Yesterday it was such a relief to drive home, into the country here in the Upstate, SC. I was even happy to see the dumb fireworks stores at my exit of I-85, that mostly cater to people from Georgia.
There are certain cities I just could not live in. I bet you know the ones I mean, that were all designed--or redesigned--post-automobile, such that there is no pedestrian parts, unless you count the parts that either shut down at night because no one lives in the city anymore, or the parts where, sure, you can walk, if you don't mind slogging across a dozen or so parking lots. These are the ones where country mice like me fucking freak out, because there are (I am not kidding) 10 lanes on the highway and they are all completely full of cars driving 80, and then braking to 20, and then semis pulling in front of you, or else you are boxed in between two of them and one of them puts on their blinker (for a change) to indicate they are coming into your lane, into you.
These are the places that people apparently love to live so much that they are willing to live in suburbs that require an hour plus drive to get to work--not to mention traffic that should drive them to drink. And these are the cities where there is public transportation that no one uses, and I guess even if you wanted to it wouldn't take you close enough to where you needed to get in order to eliminate the need for your stupid car.
Plus everyone there drives an SUV--some of which have pearled paint jobs--so you can't see anything when you're driving at 80, because if it isn't a semi in front of you it is a damned SUV.
(Though as a side note, I must record that I saw a Hummer with a Kerry/Edwards sticker on the back. Assuming it was not a joke--which I still kind of believe it was--then this is seriously a demographic that the Democrats need to get a handle on. And then maybe throttle. I mean, it is not completely impossible to imagine a Volvo with a W sticker on it, although we probably all laugh when we see one, but is it possible for one mind to own that Hummer and that sticker? And do you, my dear reader, believe at this moment that I am lying to you because it is simply not possible to have a Hummer with a Kerry/Edwards sticker on it? I am not lying!)
And even in the suburb (houses starting in the 700s!), all you see around you are chain stores--the same chain stores I see in the smallish city that is not too far from my humble abode. Is this progress? Is this "city living"? You can find Bed, Bath and Beyond (but not too far) right near the Macaroni Grille: now THAT is living!
Sometimes country mice like me wish they lived in a city. Sometimes we want, just once, to go out for Indian food, or find a leftist bookstore, or even window shop in a store that sells funky things I do not need for my house but that allow me to imagine a much more funky and urban life for myself than I have. Or decent shoes, without mail order. Being able to say, "I'd like to try this on." Or maybe once in a while I could go into a store and try several kinds of cheese I've never heard of and then buy one.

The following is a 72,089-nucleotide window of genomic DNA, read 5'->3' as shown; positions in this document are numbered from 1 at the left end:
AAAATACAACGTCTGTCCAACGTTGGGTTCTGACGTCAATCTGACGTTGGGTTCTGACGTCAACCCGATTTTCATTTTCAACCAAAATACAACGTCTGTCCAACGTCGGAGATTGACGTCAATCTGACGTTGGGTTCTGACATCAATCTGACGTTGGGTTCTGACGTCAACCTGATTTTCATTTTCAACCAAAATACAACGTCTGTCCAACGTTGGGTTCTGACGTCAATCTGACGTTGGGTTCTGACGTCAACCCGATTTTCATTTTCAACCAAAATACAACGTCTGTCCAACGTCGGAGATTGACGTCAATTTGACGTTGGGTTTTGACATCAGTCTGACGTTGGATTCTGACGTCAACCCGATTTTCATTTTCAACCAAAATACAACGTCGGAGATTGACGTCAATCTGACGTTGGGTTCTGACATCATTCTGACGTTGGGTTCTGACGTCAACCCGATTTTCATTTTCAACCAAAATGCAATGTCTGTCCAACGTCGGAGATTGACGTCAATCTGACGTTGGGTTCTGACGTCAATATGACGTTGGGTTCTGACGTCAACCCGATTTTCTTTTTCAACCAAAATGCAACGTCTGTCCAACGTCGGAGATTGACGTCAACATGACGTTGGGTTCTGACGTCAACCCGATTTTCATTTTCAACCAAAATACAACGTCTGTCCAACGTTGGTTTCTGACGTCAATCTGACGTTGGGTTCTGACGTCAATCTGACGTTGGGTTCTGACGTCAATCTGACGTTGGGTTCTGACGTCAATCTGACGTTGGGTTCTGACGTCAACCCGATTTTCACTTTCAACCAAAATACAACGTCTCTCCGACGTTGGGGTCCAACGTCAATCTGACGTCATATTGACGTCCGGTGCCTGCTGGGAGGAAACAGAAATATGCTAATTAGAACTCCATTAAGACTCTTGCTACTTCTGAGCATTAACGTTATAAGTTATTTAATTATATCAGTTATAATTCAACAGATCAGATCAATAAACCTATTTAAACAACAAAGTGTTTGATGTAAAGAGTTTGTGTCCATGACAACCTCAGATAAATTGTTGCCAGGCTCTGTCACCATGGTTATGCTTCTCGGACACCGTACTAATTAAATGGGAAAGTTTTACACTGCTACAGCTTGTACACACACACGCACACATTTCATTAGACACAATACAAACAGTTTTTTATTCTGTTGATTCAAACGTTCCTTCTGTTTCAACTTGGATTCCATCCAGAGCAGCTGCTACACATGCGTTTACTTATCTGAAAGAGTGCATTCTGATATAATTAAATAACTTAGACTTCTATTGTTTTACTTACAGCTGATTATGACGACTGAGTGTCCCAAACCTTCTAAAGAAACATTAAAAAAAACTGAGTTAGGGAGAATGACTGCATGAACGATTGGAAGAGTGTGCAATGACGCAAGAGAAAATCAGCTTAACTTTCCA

But what passes for cities in these parts depresses me, and I am happy to gradually drift out of the throng of traffic, watching lane after lane peel away, until we are down to just two going the way I'm going, and then tick away the miles until I am back in my own personal little backwards red state, and looking around my car I can hardly see anybody else. Sure, it smells like chicken shit right there at the exit, on account of the jumbo chicken farm off to the left, and sure, nobody seems to bother to take their broken-down tractor to the dump when it can rust just fine there in the field. But boy did it feel good to spend my entire day here in the house, nursing the stupid cold I seem to have acquired, away from traffic and gargantuan stores, and six-lane roads, and the cookie-cutter brick boxes, backing up on the highway. Blue-staters like to express their horror at middle America--the uneducated part that has too many kids and aw shucks just can't understand them gays. But this, dear reader, is the scary part: the desire for a life just like in catalogues, the hunger for chain-produced meals that taste the same nationwide, the willingness to buy buy buy what we are told to buy, the belief that oh goodie, we just got a Carrabba's restaurant--now we can eat something new. Now that we have a Walgreens, and Eckerd, and a CVS we can finally have some shopping choices!
As for me--no thanks. I'll take my little house in my little neighborhood, not to far from the little university with its little library and only pizza restaurants and a surprising number of sushi restaurants, if only because for now, maybe only for another year or two, we have not completely been swallowed up by the sprawl.